It really is time to think again.

This article appears courtesy of the Scottish Socialist Voice


# Evil Gazebo 2013-06-26 06:30
And here we have another story regarding Labours trust in the unions,& the people of Scotland.
# Edulis 2013-06-26 07:11
What we must get across is that Westminster is thirled to the City which is a positive for London and the South East but bad for everybody else. Westminster has been shown to be incapable of even minor change when what we need is revolutionary change. Ergo, the only way to go is to break free.
# brh206 2013-06-26 07:45
The Labour Party started to die under Kinnock although he looks like a true communist compared to the Likes of Blair, Brown, Miliband and Balls. The Labour Party is Dead, the members just haven't noticed yet and more fool them. The Unions have also got to wake up, I stopped being a member of a Union in the early 90s in my teens when I soon learned that they were as bad as the Labour Party and were not representing poor people. There is the SNP in Scotland and thankfully that is something but fear is winning the argument, the Unions need to come out for a firm YES if they want to truly embrace social change in a modern left of centre nation where everyone matters.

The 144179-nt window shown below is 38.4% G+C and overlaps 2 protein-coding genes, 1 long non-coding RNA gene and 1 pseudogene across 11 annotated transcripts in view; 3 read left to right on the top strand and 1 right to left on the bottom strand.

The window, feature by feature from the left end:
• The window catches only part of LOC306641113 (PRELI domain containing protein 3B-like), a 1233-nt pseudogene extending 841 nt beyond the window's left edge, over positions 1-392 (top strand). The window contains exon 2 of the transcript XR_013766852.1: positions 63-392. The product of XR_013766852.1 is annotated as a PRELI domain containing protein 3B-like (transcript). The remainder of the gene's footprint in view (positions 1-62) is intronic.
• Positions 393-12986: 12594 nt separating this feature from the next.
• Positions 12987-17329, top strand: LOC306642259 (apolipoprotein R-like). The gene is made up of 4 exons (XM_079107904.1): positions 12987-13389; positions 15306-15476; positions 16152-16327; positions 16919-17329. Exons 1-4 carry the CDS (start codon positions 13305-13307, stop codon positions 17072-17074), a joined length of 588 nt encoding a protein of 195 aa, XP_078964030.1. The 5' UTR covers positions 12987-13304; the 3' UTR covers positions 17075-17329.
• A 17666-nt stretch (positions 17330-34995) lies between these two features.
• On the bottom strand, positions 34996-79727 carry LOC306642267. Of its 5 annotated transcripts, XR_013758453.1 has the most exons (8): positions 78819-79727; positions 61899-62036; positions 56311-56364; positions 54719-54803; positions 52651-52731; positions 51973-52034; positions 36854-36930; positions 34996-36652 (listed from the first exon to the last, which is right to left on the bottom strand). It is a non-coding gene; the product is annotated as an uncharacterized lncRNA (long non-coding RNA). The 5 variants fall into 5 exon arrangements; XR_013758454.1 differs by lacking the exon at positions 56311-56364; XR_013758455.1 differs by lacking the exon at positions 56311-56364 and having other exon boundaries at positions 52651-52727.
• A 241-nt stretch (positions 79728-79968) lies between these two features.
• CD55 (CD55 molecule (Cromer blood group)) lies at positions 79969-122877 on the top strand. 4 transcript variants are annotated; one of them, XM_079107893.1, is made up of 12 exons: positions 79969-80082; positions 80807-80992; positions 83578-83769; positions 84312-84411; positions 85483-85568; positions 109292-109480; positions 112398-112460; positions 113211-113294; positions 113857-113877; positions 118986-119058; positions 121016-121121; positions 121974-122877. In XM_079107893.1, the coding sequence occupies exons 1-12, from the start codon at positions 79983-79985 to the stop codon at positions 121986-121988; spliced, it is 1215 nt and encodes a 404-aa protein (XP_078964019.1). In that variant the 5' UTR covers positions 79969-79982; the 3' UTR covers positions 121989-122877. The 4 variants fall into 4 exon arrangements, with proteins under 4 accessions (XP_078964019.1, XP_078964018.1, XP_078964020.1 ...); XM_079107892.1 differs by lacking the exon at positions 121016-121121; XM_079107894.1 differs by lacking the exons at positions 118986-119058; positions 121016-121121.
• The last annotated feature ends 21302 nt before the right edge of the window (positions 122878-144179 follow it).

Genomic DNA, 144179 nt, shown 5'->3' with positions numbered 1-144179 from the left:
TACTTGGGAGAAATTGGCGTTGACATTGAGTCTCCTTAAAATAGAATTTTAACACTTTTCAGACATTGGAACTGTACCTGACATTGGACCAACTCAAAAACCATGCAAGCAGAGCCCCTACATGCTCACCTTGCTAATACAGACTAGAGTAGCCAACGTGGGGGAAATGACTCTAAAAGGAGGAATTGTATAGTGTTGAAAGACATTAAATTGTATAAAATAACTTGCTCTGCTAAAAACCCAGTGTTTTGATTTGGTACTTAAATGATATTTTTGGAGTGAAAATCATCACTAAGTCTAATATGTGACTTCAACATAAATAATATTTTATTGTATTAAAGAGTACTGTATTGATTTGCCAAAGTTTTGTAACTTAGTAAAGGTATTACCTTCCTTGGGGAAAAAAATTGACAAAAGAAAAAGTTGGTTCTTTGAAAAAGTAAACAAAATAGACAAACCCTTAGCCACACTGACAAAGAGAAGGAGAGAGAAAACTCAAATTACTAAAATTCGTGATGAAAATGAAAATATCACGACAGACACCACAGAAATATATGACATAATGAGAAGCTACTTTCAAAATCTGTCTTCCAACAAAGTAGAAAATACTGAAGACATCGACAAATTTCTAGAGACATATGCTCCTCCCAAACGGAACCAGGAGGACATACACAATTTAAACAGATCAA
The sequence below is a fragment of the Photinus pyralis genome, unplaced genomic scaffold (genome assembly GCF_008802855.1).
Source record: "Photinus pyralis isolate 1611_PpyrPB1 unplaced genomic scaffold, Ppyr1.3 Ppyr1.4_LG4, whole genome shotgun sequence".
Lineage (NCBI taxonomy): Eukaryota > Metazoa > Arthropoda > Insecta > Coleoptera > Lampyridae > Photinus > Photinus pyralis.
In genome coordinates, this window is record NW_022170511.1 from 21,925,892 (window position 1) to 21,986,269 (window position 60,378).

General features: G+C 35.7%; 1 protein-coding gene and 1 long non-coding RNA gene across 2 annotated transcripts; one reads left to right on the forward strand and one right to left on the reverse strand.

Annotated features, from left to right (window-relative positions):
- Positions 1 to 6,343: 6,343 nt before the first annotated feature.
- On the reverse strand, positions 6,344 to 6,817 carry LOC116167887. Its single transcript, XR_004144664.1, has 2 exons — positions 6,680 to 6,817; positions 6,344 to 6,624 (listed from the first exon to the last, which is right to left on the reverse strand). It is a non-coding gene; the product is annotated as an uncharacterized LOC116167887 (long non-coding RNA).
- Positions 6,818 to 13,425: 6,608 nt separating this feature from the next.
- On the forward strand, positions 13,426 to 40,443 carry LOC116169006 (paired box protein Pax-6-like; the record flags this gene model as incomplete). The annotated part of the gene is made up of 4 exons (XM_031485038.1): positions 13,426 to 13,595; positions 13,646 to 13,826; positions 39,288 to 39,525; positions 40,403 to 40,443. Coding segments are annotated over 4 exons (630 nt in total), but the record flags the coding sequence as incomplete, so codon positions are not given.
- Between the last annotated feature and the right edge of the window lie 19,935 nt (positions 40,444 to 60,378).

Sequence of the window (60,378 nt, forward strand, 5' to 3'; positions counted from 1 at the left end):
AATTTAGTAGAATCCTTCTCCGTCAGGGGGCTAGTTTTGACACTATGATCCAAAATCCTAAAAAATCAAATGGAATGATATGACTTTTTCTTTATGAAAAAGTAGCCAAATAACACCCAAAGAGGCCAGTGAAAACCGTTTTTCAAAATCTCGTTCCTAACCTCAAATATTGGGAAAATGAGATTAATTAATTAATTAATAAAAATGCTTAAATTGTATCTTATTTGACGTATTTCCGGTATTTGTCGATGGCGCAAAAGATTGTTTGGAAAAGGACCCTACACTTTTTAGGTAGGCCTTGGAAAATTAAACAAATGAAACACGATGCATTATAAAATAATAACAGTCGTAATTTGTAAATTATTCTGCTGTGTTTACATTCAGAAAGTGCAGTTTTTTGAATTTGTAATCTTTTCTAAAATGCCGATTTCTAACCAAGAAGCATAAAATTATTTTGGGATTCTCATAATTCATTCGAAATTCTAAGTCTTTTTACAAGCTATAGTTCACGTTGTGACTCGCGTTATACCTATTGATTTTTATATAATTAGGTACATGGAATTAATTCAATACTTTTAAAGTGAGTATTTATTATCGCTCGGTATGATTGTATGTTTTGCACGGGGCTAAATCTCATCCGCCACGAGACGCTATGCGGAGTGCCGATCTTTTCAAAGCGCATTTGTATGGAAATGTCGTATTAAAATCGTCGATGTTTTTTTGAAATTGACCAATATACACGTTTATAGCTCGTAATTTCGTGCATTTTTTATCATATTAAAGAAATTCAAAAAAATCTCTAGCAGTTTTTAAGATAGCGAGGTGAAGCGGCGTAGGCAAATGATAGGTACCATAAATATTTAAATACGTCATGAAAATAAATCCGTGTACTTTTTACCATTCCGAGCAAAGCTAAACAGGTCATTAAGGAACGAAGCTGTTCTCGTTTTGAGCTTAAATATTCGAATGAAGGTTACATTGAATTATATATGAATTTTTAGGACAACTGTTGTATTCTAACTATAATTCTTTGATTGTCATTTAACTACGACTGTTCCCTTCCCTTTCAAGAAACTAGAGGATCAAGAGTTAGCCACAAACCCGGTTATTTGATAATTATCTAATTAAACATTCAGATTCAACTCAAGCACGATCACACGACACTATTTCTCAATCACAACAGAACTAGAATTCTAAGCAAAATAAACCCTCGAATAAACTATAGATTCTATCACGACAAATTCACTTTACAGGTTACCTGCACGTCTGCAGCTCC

# ituna semea 2013-06-26 08:20
For a start let's hope they cease trying to suborn local constituency parties.
# bringiton 2013-06-26 09:10
Unfortunately,t he Labour party still represents the only vehicle available to trade unionists who wish to pursue a political career.Any change in policy with regard to constitutional change will have to come from the grass roots as it isn't likely the leadership will do so.
# Jo Bloggs 2013-06-27 14:44
Quoting bringiton:
Unfortunately,t he Labour party still represents the only vehicle available to trade unionists who wish to pursue a political career.

Why? Why not the SNP, Scottish Socialists, Greens?
# Clydebuilt 2013-06-26 09:33
John McAllion should be on the board of YES Scotland. another great socialist voice. what about John getting to speak at the March in Edinburgh.
# curley bill 2013-06-26 11:32